Customers are major drivers of change in the marketplace. In times of stress, how well companies manage customer experience and expectation can determine whether they succeed. At the height of the COVID-19 pandemic, amid demand spikes and panic buying of household items like groceries and cleaning products, companies that successfully addressed customers’ demands (e.g., restocked alternative products quickly and adopted contactless payments and same-day delivery services) were rewarded with increased loyalty and profits, whereas many that failed to meet changing expectations lost significant market share.
Today, customers’ expectations of quality and timeliness of service delivery continue to increase, especially in industries where disruptive and/or alternative providers exist. Companies are under pressure to build more resilient enterprises that, in the event of a disruption, can rapidly recover business services to minimise customer impact. This means having a strong focus on the broader customer delivery ecosystem, including the derivative risks associated with all suppliers. It means not only working to mitigate identified supply chain bottlenecks but also paying particular attention to concentration risks arising from third parties and other outsourcing relationships, arrangements that are increasingly difficult to understand because they often involve multiple locations, businesses and layers of subcontractors.
The post-pandemic supply chain landscape requires companies to incorporate operational resilience concepts and practices, which, at their core, prioritise identifying important business services and setting tolerance levels for risk, and, perhaps most significant, are driven by the overarching goal of minimising customer harm in all cases.
Aligning expectations means managing resilience
In the current business landscape, there is a very clear expectation (from all customers) and even a requirement in certain jurisdictions (from some regulators) for firms to maintain control and responsibility over their relationships with third-party suppliers. While most firms recognise this responsibility, increased digitisation, globalisation, and the need for specialised skills and services via outsourcing have made supply chain and service delivery shocks more complex and difficult to manage. As recent incidents have shown, supply shocks are occurring more frequently, can originate from half the world away, cripple commerce across multiple industries, and disrupt the operations of businesses of all types and sizes, with dire financial, brand and reputational implications.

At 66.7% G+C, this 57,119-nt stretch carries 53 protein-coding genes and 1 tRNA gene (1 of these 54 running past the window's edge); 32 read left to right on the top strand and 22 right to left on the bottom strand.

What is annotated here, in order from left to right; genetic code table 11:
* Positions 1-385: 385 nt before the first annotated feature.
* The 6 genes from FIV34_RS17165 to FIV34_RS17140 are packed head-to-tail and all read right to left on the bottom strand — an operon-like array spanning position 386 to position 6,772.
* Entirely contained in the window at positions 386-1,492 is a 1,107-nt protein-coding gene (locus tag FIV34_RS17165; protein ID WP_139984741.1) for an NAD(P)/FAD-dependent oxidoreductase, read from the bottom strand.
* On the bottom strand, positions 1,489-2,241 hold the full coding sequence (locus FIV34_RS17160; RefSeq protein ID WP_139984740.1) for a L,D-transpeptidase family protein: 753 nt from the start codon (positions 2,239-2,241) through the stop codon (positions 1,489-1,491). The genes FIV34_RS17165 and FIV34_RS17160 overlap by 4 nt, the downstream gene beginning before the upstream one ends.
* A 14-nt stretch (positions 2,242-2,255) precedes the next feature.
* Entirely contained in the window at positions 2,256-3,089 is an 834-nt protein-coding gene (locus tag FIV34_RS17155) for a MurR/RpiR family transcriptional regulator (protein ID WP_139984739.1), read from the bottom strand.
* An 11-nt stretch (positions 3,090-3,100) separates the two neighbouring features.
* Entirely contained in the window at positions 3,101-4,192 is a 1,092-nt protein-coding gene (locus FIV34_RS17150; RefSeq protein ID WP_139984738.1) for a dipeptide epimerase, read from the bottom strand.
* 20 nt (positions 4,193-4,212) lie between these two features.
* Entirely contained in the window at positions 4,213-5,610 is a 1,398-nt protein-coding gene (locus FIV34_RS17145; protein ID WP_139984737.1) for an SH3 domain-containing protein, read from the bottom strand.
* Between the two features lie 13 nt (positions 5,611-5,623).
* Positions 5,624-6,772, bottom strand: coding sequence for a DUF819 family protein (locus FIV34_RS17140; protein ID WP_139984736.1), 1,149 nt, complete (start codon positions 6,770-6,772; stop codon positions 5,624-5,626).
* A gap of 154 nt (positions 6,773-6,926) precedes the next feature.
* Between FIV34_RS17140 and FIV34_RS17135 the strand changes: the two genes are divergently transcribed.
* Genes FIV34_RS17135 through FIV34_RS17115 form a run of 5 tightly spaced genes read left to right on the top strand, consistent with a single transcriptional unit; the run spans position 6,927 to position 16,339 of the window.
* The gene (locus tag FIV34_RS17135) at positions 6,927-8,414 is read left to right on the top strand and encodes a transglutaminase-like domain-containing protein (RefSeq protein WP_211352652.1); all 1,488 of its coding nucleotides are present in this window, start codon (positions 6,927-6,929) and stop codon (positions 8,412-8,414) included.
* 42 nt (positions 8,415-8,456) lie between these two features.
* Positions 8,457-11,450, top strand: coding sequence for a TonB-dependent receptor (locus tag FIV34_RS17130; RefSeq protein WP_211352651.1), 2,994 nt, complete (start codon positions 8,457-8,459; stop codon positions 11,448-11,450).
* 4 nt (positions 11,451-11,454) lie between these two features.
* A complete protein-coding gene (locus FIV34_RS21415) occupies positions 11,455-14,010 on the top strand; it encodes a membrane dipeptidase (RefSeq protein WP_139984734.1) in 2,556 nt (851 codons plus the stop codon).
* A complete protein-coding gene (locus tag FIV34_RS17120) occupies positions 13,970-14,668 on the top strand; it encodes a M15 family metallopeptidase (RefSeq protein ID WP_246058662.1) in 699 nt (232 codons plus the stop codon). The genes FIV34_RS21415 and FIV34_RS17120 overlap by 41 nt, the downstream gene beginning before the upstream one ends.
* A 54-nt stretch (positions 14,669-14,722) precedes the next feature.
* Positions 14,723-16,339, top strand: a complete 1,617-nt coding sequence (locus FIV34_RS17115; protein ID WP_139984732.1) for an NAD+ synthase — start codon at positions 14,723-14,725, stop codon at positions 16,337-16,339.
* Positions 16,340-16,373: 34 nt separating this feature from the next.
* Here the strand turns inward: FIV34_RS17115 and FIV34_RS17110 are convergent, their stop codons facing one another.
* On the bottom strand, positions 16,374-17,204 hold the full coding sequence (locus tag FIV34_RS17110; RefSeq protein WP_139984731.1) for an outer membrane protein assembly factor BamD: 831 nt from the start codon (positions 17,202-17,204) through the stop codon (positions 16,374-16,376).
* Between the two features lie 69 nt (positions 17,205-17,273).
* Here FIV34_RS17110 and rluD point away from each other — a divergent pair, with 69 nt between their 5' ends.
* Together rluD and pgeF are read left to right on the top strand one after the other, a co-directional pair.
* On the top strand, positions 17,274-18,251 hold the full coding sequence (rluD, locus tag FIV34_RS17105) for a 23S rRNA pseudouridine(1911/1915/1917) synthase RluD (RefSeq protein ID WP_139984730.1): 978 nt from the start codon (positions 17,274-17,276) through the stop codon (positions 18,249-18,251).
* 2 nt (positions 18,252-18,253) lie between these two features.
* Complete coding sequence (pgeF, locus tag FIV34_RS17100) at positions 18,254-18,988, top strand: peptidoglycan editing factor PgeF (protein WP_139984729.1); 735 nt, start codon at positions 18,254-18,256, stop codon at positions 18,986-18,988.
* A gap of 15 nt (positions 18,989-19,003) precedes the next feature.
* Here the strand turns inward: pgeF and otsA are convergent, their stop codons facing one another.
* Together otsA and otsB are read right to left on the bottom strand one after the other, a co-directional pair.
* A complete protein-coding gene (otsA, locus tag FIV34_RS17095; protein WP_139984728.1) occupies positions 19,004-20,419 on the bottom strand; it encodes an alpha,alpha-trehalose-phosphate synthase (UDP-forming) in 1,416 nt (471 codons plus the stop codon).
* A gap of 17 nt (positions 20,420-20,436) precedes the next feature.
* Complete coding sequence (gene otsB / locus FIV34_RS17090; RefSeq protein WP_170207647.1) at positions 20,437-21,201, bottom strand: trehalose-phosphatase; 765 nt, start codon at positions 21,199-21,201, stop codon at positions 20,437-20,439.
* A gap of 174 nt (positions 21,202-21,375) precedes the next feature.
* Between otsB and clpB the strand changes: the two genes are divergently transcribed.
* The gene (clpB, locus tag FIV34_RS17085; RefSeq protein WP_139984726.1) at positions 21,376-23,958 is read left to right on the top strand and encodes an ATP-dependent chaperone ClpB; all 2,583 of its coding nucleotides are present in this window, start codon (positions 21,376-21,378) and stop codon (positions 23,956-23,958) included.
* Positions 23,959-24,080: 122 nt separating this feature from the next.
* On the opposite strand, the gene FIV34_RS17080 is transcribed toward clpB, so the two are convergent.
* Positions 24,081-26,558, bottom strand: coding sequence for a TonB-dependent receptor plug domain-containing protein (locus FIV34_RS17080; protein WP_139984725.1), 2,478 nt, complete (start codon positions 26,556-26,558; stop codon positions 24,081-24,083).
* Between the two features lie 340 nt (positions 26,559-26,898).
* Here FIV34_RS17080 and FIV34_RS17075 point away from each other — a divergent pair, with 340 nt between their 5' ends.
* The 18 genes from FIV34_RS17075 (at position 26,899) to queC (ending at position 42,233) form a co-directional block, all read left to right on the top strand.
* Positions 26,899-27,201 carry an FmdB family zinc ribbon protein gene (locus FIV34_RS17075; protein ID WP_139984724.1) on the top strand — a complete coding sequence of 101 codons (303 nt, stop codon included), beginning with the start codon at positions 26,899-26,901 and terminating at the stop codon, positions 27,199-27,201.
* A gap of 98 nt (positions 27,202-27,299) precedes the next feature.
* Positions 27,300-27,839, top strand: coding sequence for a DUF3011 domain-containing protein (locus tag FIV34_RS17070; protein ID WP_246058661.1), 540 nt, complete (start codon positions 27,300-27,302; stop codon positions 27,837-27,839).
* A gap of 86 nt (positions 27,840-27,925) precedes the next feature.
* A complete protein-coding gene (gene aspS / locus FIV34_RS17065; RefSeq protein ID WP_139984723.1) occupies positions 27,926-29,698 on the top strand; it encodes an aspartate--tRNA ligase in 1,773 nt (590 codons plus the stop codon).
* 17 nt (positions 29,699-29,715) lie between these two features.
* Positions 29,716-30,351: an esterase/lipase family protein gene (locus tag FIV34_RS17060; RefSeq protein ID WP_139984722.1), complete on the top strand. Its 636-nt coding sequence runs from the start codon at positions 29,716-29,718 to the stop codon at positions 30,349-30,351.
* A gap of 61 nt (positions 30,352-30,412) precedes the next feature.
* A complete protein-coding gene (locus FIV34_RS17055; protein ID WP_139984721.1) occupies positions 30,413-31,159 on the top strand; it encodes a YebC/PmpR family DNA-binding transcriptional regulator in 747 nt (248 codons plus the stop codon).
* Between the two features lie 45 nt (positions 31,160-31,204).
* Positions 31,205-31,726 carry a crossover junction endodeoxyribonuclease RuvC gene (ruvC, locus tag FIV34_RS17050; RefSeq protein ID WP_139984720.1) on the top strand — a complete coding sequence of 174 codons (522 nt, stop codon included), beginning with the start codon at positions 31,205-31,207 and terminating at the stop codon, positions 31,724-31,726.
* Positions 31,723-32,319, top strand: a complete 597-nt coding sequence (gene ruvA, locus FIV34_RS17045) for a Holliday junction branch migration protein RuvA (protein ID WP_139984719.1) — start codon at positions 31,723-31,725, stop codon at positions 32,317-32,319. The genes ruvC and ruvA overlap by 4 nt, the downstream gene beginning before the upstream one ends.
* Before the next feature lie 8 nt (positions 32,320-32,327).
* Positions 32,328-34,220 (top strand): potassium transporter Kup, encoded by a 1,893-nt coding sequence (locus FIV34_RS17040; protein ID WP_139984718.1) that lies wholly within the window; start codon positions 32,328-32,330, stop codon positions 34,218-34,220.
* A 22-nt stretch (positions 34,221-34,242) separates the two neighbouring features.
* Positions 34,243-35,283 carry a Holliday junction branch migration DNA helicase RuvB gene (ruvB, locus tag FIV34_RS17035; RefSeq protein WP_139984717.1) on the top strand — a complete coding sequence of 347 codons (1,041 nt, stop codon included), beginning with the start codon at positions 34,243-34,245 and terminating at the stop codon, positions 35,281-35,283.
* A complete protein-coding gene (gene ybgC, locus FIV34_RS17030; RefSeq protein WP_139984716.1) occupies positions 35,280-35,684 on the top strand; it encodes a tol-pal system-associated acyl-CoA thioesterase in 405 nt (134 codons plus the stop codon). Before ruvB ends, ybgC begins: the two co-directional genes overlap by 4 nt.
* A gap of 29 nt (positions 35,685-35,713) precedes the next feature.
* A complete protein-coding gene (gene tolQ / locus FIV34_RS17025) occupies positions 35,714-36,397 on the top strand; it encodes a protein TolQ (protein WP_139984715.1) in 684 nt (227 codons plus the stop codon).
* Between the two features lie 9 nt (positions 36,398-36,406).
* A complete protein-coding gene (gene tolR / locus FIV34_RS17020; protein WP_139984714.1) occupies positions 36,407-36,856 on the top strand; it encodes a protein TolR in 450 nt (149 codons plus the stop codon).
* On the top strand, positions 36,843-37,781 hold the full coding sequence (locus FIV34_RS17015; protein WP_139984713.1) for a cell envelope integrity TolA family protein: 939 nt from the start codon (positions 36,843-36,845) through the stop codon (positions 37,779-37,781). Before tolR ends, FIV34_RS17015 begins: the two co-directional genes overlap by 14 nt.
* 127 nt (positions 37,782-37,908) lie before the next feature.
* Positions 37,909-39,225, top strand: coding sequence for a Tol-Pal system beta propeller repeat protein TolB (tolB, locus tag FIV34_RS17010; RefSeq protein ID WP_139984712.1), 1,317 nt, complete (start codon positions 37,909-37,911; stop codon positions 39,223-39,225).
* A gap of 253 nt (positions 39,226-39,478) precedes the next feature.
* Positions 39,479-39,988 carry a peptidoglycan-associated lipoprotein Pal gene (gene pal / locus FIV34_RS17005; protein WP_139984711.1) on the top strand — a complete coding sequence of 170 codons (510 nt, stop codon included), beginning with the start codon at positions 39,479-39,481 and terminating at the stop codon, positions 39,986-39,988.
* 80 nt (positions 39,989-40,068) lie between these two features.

Earlier this month, for example, when the world’s largest meat processing company was hit by a ransomware attack, knocking plants in the United States and globally offline, the supply crunch pushed beef prices up and affected orders at grocery stores, restaurants and other local sources of meat across the country. It exposed a meaty issue: The country's meat supply chain is highly concentrated among a handful of suppliers.
Similarly, when San Francisco-based cloud service provider Fastly experienced an outage on June 8, dozens of major websites, including CNN, Reddit, Pinterest, certain Amazon sites and the U.K. government’s main public services portal, also went offline and could not be accessed. The disruption (apparently caused by an internal configuration error) lasted roughly an hour, but the ripple effect exposed the reliance of many of the world’s biggest websites on a handful of third-party content-delivery networks.
Whether it be the ransomware attack on Colonial Pipeline in May, which led to panic buying and widespread gas shortages across the U.S. Southeast region, or the shortage of the chemicals used to make foam and other poly-pad supplies, which impacted not only the furniture industry but the automotive industry as well, these various disruptions raise critical questions about resilience:
- What happens the next time there is a significant outage or shock that impacts critical infrastructure for days or even weeks?
- How do organisations in industries dominated by a few critical service providers (like cloud service providers) manage their concentration risks?
- How can companies leverage operational resilience concepts that financial services companies are now adopting with pressure from some regulators to augment supply chain and third-party provider expectations?
A resilient organisation is one that can absorb operational disruptions and still maintain continuity of service. The organisation should have formal substitutability and transferability plans in place to mitigate supply chain and third-party vendor service disruptions.
A transferability plan would allow a national retail company that depends on truck deliveries to switch all its freight services to a competing provider if the current carrier’s trucks are grounded for whatever reason. The ability to supplement all or some of an organisation’s important third- party provider services quickly and when needed, as well as the cost of doing such, should be a part of the overall resilience programme.
Concentration risk is one of the major areas related to outsourcing and third-party services delivery that can affect an organisation’s resilience. There are many variations of concentration risk; it can be geographical in nature, driven by third or fourth parties, or reverse-systemic — meaning that a service provider has a handful of key clients whose exit could impact the service provider’s viability, or those clients are all in a single sector of the economy.